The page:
A National Sales Tax: The Time is Now

Written by Nader Ghali


"If you elect me, Senator Katherine Laforge, as your next president, my National Sales Tax will give you back true equity inrepparttar share of taxes you pay. You will no longer berepparttar 125858 utilitarian taxpayer forrepparttar 125859 elite." "Hulagu's Web - chapter 10"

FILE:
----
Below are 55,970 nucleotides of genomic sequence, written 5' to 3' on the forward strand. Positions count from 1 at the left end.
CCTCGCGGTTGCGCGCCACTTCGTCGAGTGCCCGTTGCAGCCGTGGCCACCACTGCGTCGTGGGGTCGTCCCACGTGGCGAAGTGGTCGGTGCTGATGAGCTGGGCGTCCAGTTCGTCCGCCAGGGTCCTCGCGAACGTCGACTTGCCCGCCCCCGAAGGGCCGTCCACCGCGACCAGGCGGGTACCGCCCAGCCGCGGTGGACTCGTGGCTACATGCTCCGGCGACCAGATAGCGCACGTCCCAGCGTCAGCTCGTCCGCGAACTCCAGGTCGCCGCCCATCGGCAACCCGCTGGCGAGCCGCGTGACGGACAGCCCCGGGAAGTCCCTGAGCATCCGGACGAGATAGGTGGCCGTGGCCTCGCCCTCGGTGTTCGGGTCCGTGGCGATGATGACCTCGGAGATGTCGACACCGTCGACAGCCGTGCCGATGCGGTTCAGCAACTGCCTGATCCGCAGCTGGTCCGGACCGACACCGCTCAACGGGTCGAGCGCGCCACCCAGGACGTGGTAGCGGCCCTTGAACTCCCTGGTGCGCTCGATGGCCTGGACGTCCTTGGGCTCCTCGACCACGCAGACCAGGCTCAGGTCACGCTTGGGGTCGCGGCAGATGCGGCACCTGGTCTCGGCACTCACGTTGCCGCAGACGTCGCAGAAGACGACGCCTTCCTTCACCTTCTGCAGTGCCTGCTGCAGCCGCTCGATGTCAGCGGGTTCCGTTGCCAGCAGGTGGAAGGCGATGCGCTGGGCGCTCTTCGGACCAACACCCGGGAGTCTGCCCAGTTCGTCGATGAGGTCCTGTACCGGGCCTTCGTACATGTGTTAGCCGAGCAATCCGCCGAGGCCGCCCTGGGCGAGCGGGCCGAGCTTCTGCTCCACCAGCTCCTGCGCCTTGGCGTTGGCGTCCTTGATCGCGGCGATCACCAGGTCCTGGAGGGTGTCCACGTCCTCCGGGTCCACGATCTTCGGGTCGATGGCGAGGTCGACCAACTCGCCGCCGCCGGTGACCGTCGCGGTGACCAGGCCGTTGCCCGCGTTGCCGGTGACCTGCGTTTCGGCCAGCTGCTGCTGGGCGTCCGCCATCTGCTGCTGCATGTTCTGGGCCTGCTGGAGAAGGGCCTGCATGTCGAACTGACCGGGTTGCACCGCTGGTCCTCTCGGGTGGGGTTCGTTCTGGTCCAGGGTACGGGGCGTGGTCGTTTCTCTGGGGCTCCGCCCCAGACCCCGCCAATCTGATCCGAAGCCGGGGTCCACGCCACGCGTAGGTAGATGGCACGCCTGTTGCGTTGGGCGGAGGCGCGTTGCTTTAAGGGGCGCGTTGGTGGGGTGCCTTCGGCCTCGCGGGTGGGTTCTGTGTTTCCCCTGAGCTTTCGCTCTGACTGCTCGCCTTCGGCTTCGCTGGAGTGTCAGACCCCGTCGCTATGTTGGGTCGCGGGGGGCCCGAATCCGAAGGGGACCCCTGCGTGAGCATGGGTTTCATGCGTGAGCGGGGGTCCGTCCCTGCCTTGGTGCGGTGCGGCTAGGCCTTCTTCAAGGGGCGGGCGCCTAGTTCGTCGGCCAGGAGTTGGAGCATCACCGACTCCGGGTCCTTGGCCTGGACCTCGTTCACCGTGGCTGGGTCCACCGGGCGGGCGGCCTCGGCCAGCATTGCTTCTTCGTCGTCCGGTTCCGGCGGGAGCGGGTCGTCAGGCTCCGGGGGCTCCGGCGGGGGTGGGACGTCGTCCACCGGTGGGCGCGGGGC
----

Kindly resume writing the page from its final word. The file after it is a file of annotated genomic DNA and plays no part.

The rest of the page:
The heroine in "Hulagu's Web" is a true believer in Frank Chodorov's compelling view that income tax isrepparttar 125860 root of all evil. Why, under our current National Income Tax system, do billions in real income earned by criminal endeavors,repparttar 125861 underground economy and illegal aliens go totally untaxed? Why arerepparttar 125862 complexities of our tax code so onerous that onlyrepparttar 125863 wealthy can affordrepparttar 125864 resources, knowledge and ability to truly access expert advice on how to legally minimize their taxes? The answer to these questions is thatrepparttar 125865 everyday wage earner with his passiveness, unquestioned acceptance, and fear ofrepparttar 125866 taxation process has become politically impotent. His na´ve trust inrepparttar 125867 wisdom of his elective officials has made himrepparttar 125868 elite's utilitarian taxpayer. It's time to moverepparttar 125869 proposal to implement a National Sales Tax out ofrepparttar 125870 realm of political theatre and into reality. The idea bobs up and down during key election years but continues to meet stiff resistance insiderepparttar 125871 corridors of power. Clearly a vast lobby of Washington's politicians, lawyers and accountants with special interests seem intent on declaring such a proposal "dead on arrival" before giving it a fair hearing. However, soon that may change. No less an authority than Federal Reserve Chairman Alan Greenspan has recently endorsed a National Sales Tax. While Mr. Greenspan has been known to easily roil financial markets by his cryptic oracles onrepparttar 125872 state ofrepparttar 125873 economy, his stance on a National Sales Tax rings resoundingly clear. Speaking beforerepparttar 125874 President's Advisory Panel on Federal Tax Reform, Mr. Greenspan said he believed that a consumption tax—such as a National Sales Tax—could spur economic growth. One of his most important arguments was that a consumption tax could lead to increased savings. The reason for this is obvious. If, instead of taxing income,repparttar 125875 government taxes spending—then consumers will think twice about what they spend their money on. Greenspan made it clear that completely eliminatingrepparttar 125876 current income tax with a consumption tax would meet with tremendous opposition and involve a great deal of complex transitional issues. It's also clear thatrepparttar 125877 loopholes inrepparttar 125878 current, convoluted tax system continue to benefitrepparttar 125879 elite and industries.The proposal for a National Sales Tax is part ofrepparttar 125880 President's push for a complete overhaul ofrepparttar 125881 tax system, a pledge he made in his re-election campaign. It's clear that no idea is offrepparttar 125882 table, and this one certainly has a long pedigree. Mr. Greenspan noted thatrepparttar 125883 National Sales Tax was considered back in 1986, but reformers instead choserepparttar 125884 more politically cautious approach of working to "overhaul"repparttar 125885 current system instead. So much for "overhauling"—the current tax code is substantially more complicated and confusing now than it was then. The National Retail Sales Tax Alliance, which supportsrepparttar 125886 complete abolition of our current income tax system, gives some key figures that illustrate how complexrepparttar 125887 system has become. They point out that inrepparttar 125888 year 2000,repparttar 125889 1040 form alone was 70 lines long, with 117 pages of instructions. Americans spend nearly two hundred billion dollars a year in filing their taxes. The current push for an "overhaul" should do more than simply tiptoe aroundrepparttar 125890 elephant inrepparttar 125891 living room. It should strike a dagger intorepparttar 125892 heart of this burdensome behemoth once and for all. The current tax system has made liars out of many otherwise decent, hard-working Americans, while providing endless shelters and loopholes forrepparttar 125893 elite and wealthy. A National Sales Tax is a more equitable proposal, and would bring in greater revenue streams. Everyone who buys goods or services would pay taxes. Unlikerepparttar 125894 current system where illegal aliens can dodge their taxes by carrying on business underrepparttar 125895 table, nobody would be exempt from a National Sales Tax. This includes everyone fromrepparttar 125896 honest workers to hardened criminals or drug traffickers. Withrepparttar 125897 acceptance of a National Sales Tax, endless man-hours and millions of dollars otherwise spent in "audits" would be saved. The chance of property confiscation for improperly paying taxes or going to prison for tax fraud would be alleviated or at least greatly reduced. A National Sales Tax will bring many denizens back into our society as productive members and true citizens of our country.